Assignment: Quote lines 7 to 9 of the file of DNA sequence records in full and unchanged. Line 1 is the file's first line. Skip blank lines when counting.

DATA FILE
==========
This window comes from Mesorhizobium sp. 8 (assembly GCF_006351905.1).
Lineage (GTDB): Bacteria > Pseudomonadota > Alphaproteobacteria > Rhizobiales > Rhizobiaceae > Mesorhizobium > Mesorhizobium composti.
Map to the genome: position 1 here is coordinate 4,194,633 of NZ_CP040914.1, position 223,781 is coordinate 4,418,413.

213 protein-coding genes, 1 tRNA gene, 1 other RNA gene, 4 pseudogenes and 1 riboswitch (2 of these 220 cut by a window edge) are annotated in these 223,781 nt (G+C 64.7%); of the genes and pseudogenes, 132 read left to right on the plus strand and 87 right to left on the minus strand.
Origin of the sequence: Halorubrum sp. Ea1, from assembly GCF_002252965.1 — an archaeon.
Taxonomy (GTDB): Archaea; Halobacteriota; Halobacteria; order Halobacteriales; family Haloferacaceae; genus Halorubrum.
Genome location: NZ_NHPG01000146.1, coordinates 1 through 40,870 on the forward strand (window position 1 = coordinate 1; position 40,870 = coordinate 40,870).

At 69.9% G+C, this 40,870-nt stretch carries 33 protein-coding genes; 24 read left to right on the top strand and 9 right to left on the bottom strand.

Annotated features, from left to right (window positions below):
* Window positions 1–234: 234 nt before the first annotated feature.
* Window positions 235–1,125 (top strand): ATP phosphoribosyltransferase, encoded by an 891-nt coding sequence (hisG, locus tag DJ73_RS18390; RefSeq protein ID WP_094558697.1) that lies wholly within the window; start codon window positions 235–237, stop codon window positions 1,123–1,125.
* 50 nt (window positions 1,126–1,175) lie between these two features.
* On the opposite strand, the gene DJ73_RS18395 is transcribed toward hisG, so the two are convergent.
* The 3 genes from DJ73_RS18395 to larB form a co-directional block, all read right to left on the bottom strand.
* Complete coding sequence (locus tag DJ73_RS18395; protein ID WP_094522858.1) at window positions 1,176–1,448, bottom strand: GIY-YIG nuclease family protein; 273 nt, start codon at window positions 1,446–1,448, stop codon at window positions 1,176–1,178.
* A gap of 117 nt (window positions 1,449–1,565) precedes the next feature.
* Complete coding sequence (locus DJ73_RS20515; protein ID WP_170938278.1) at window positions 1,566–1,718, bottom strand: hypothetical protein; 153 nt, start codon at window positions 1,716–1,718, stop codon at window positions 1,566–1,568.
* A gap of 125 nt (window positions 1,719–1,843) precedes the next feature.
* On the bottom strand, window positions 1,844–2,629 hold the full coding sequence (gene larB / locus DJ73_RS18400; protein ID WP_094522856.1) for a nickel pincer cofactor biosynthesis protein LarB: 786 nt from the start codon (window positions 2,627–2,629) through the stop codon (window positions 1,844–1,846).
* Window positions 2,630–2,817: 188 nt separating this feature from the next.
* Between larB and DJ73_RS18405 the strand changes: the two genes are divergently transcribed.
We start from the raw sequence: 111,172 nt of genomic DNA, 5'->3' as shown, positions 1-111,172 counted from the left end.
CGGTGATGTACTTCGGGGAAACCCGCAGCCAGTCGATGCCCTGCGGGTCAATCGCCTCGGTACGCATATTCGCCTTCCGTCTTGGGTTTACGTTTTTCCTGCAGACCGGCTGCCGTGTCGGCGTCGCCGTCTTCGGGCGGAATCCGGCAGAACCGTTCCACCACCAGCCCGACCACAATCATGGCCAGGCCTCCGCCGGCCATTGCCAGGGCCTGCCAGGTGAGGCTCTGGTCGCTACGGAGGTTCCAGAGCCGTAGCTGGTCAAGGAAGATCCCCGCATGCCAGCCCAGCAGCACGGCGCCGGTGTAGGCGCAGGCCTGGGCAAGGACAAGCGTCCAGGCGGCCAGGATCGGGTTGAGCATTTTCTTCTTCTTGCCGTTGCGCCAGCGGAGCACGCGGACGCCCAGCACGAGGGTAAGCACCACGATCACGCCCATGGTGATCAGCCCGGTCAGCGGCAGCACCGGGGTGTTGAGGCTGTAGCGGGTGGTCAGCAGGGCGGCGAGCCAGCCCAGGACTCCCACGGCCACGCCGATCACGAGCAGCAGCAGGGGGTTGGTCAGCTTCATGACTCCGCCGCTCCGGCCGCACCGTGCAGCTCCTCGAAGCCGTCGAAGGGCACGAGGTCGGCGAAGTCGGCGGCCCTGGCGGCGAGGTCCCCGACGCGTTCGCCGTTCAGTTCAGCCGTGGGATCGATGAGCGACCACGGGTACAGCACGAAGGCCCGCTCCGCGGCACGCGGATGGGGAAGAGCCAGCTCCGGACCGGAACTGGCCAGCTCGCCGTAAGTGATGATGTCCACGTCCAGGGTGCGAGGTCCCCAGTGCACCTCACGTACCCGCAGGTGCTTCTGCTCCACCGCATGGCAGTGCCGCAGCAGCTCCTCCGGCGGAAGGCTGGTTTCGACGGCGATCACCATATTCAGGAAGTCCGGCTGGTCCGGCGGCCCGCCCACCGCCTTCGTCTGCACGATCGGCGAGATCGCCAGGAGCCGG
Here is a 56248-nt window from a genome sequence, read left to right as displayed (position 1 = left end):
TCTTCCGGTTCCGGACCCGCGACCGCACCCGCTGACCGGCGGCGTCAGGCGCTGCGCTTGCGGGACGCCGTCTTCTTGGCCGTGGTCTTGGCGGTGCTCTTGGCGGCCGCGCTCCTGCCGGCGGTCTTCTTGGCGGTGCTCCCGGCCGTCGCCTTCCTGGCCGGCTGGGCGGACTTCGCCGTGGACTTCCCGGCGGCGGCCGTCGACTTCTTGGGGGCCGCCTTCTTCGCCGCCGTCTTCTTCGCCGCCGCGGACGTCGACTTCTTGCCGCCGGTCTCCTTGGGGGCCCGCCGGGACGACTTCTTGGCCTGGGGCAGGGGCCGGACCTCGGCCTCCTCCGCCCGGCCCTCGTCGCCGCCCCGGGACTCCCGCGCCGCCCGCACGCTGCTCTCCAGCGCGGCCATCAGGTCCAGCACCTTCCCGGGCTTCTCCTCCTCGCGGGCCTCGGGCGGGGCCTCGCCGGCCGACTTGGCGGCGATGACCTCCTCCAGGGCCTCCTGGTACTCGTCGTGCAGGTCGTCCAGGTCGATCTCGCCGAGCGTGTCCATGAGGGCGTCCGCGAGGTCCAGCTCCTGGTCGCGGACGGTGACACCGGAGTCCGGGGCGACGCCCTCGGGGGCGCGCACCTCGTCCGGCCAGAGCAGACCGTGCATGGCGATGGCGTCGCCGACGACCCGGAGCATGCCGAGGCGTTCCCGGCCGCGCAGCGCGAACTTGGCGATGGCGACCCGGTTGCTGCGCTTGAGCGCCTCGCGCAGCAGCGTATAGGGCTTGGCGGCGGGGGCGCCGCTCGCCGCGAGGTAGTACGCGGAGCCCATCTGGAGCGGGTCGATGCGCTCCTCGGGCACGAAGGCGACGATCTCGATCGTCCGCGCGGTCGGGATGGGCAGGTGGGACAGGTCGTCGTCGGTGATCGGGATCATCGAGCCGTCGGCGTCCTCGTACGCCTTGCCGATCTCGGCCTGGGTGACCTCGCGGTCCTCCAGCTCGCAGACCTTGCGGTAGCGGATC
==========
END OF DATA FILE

Genome location: NZ_NHPG01000146.1, coordinates 1 through 40,870 on the forward strand (window position 1 = coordinate 1; position 40,870 = coordinate 40,870).

At 69.9% G+C, this 40,870-nt stretch carries 33 protein-coding genes; 24 read left to right on the top strand and 9 right to left on the bottom strand.

Annotated features, from left to right (window positions below):